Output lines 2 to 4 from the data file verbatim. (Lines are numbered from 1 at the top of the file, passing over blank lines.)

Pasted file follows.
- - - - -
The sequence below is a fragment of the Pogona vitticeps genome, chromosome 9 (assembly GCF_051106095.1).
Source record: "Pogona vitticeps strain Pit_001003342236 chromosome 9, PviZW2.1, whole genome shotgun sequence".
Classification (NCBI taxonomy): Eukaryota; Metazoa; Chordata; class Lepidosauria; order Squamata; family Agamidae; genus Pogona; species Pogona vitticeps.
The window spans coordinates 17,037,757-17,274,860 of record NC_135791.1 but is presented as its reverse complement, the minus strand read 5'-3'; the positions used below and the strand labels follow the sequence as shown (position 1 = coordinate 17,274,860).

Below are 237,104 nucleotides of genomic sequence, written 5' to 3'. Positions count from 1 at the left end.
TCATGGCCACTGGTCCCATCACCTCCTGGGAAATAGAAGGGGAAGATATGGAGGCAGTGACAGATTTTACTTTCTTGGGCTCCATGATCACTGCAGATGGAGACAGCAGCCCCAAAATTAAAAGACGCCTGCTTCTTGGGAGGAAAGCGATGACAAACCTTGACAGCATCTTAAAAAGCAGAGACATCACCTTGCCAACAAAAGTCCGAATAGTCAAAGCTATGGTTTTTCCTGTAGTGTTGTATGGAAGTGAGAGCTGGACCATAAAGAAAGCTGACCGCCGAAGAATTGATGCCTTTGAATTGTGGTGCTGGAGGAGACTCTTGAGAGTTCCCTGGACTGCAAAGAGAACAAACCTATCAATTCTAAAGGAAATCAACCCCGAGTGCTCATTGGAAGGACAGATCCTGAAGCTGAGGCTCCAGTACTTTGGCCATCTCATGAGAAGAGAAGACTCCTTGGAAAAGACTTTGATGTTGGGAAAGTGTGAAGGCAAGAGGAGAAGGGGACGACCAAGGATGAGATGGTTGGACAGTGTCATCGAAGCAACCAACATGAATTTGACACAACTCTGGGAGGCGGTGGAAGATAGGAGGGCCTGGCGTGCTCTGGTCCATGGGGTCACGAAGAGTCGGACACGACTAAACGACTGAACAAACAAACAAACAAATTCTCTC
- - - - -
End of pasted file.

Source record: "Pogona vitticeps strain Pit_001003342236 chromosome 9, PviZW2.1, whole genome shotgun sequence".
Classification (NCBI taxonomy): Eukaryota; Metazoa; Chordata; class Lepidosauria; order Squamata; family Agamidae; genus Pogona; species Pogona vitticeps.
The window spans coordinates 17,037,757-17,274,860 of record NC_135791.1 but is presented as its reverse complement, the minus strand read 5'-3'; the positions used below and the strand labels follow the sequence as shown (position 1 = coordinate 17,274,860).